Movies and TV shows paint a pretty glamorous picture of fake IDs, but using one IRL isn't as effortless as it seems on the big screen. Bouncers and liquor stores employees deal with underage kids on the regular and are pros at catching fake IDs.
We spoke to several sources about what exactly goes down when someone tries to use a fake ID to get into a bar or to buy booze -- including what happens when an ID gets confiscated or turned into the cops. Find out the answers to all your fake ID questions below...
Are bouncers really that good at spotting fake IDs?
Yes. Yes, they are.
"When you have thousands of IDs passed through your hands, you start to figure it out," former bouncer and current Kindles Single writer Mishka Shubaly told us. He worked security for various bars and clubs in New York City on and off for 10 years. "If it’s delaminated, something’s up. If it’s bumpy, something’s up. If it looks like a fake, it’s probably a fake."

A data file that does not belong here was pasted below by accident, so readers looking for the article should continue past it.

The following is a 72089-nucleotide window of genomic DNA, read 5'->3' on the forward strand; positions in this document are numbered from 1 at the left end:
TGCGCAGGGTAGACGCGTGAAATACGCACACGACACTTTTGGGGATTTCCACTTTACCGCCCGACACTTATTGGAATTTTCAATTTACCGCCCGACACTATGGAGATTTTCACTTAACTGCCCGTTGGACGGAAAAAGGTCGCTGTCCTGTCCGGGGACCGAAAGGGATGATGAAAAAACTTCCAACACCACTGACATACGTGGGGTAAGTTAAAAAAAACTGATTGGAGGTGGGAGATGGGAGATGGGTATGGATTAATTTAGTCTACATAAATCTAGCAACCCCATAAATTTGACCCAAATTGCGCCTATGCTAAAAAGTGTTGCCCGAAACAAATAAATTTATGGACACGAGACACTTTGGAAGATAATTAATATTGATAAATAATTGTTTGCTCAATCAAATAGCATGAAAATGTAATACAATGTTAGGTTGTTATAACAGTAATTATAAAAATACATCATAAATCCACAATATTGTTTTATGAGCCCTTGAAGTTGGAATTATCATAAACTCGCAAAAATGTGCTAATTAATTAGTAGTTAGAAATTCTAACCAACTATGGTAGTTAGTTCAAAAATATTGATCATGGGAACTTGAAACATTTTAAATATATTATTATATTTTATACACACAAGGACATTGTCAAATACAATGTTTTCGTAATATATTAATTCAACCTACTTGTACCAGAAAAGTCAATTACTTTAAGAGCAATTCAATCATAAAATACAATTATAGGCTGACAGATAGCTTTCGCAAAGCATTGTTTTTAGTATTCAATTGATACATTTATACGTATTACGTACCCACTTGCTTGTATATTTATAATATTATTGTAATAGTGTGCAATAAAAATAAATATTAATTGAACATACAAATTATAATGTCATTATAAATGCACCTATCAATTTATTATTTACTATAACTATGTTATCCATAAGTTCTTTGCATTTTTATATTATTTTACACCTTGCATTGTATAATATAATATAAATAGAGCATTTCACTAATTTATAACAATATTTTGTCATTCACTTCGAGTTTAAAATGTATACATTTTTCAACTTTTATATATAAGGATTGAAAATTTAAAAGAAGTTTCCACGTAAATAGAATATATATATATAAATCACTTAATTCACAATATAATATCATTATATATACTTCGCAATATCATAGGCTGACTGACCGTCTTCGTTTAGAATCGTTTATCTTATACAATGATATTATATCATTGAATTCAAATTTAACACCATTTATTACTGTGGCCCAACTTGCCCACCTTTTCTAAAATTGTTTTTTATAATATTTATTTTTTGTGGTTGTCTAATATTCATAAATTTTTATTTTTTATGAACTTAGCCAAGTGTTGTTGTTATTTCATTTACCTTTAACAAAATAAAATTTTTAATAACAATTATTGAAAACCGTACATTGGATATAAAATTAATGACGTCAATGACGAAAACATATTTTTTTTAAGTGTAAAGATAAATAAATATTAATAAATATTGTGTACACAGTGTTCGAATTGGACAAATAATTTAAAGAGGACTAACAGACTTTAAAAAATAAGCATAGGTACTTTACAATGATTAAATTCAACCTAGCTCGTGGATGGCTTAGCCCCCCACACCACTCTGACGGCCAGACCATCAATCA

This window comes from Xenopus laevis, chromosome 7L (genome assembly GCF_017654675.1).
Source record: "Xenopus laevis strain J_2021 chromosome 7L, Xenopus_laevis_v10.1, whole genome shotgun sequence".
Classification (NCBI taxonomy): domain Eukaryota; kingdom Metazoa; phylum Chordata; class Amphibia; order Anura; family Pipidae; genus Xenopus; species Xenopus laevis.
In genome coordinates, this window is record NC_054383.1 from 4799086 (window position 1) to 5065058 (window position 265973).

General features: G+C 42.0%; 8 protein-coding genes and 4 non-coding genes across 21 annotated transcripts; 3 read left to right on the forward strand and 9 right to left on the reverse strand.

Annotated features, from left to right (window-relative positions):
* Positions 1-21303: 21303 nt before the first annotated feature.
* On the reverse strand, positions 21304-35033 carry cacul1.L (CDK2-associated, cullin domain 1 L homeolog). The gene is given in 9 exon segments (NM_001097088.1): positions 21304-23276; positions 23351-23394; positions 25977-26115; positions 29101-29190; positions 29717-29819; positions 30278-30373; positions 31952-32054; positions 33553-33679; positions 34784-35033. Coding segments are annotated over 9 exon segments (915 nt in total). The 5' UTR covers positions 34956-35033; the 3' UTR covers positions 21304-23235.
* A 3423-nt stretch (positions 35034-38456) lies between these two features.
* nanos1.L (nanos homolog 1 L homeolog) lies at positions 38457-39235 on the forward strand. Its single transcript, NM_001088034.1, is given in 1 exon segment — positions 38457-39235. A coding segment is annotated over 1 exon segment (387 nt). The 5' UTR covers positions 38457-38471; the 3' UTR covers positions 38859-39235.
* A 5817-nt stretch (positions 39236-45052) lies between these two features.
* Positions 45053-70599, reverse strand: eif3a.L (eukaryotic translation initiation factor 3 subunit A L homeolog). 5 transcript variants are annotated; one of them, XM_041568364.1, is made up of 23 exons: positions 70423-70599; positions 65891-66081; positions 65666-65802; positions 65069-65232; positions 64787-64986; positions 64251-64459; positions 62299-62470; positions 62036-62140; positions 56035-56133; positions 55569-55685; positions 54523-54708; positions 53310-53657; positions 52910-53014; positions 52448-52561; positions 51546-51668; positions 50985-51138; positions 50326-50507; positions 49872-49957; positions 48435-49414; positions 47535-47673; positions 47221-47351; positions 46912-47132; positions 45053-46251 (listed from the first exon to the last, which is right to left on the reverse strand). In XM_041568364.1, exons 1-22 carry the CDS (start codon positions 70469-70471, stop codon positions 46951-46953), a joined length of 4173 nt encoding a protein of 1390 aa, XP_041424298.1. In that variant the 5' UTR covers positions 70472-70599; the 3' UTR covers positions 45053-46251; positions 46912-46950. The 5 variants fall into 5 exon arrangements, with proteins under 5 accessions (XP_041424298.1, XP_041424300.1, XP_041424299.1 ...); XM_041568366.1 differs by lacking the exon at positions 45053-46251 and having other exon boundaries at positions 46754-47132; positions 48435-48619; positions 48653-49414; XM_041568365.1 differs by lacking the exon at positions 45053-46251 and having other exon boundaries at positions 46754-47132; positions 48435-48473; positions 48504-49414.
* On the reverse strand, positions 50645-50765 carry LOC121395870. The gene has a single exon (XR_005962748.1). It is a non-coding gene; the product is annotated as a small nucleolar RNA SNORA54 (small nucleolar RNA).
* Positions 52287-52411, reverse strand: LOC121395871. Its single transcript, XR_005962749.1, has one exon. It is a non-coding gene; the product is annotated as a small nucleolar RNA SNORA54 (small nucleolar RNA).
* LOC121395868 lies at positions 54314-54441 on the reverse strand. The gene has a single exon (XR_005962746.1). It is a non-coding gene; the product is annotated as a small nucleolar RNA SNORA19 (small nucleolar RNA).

Shubaly never received any formal how-to-spot-a-fake-ID training, but learning this critical skill on the job isn't uncommon. A former bouncer who asked to be identified as "A.G." worked for a Philadelphia college bar during his junior and senior years of school, and had a similar experience.
"There are [an] infinite number of ways to spot a fake," A.G. told us. "I learned on the job with more experienced guys who gave me pointers."
Lee Tachman, the owner of a liquor store in NYC's Financial District, keeps an up-to-date identification manual in his store at all times to double-check IDs when needed. “With every [employee] here, I make sure they spend time with the manual ... If we see anyone who looks under 25, we make sure to ID them," he said.